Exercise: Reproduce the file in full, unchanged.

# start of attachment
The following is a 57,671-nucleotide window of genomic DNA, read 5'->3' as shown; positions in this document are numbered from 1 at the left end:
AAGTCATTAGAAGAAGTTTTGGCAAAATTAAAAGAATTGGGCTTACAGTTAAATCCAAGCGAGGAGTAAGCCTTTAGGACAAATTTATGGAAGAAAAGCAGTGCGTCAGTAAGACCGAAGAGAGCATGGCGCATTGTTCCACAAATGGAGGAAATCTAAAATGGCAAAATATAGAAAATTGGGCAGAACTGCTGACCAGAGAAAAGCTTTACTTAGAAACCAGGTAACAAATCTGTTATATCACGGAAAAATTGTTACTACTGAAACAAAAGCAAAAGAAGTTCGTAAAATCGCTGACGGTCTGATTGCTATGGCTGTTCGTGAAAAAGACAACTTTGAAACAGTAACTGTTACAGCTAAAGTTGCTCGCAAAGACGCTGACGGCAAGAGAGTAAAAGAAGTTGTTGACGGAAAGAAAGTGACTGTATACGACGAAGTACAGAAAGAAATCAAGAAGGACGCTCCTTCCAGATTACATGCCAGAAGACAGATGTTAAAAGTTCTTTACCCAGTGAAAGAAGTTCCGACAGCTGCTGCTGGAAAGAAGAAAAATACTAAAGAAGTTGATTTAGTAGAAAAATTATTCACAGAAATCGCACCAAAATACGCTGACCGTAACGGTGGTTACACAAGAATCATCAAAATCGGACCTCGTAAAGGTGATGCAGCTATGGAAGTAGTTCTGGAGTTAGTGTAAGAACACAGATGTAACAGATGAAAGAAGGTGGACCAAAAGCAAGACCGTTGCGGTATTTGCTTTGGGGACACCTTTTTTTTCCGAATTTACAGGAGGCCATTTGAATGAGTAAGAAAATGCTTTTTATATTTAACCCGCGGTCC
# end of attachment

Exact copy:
The following is a 57,671-nucleotide window of genomic DNA, read 5'->3' as shown; positions in this document are numbered from 1 at the left end:
AAGTCATTAGAAGAAGTTTTGGCAAAATTAAAAGAATTGGGCTTACAGTTAAATCCAAGCGAGGAGTAAGCCTTTAGGACAAATTTATGGAAGAAAAGCAGTGCGTCAGTAAGACCGAAGAGAGCATGGCGCATTGTTCCACAAATGGAGGAAATCTAAAATGGCAAAATATAGAAAATTGGGCAGAACTGCTGACCAGAGAAAAGCTTTACTTAGAAACCAGGTAACAAATCTGTTATATCACGGAAAAATTGTTACTACTGAAACAAAAGCAAAAGAAGTTCGTAAAATCGCTGACGGTCTGATTGCTATGGCTGTTCGTGAAAAAGACAACTTTGAAACAGTAACTGTTACAGCTAAAGTTGCTCGCAAAGACGCTGACGGCAAGAGAGTAAAAGAAGTTGTTGACGGAAAGAAAGTGACTGTATACGACGAAGTACAGAAAGAAATCAAGAAGGACGCTCCTTCCAGATTACATGCCAGAAGACAGATGTTAAAAGTTCTTTACCCAGTGAAAGAAGTTCCGACAGCTGCTGCTGGAAAGAAGAAAAATACTAAAGAAGTTGATTTAGTAGAAAAATTATTCACAGAAATCGCACCAAAATACGCTGACCGTAACGGTGGTTACACAAGAATCATCAAAATCGGACCTCGTAAAGGTGATGCAGCTATGGAAGTAGTTCTGGAGTTAGTGTAAGAACACAGATGTAACAGATGAAAGAAGGTGGACCAAAAGCAAGACCGTTGCGGTATTTGCTTTGGGGACACCTTTTTTTTCCGAATTTACAGGAGGCCATTTGAATGAGTAAGAAAATGCTTTTTATATTTAACCCGCGGTCC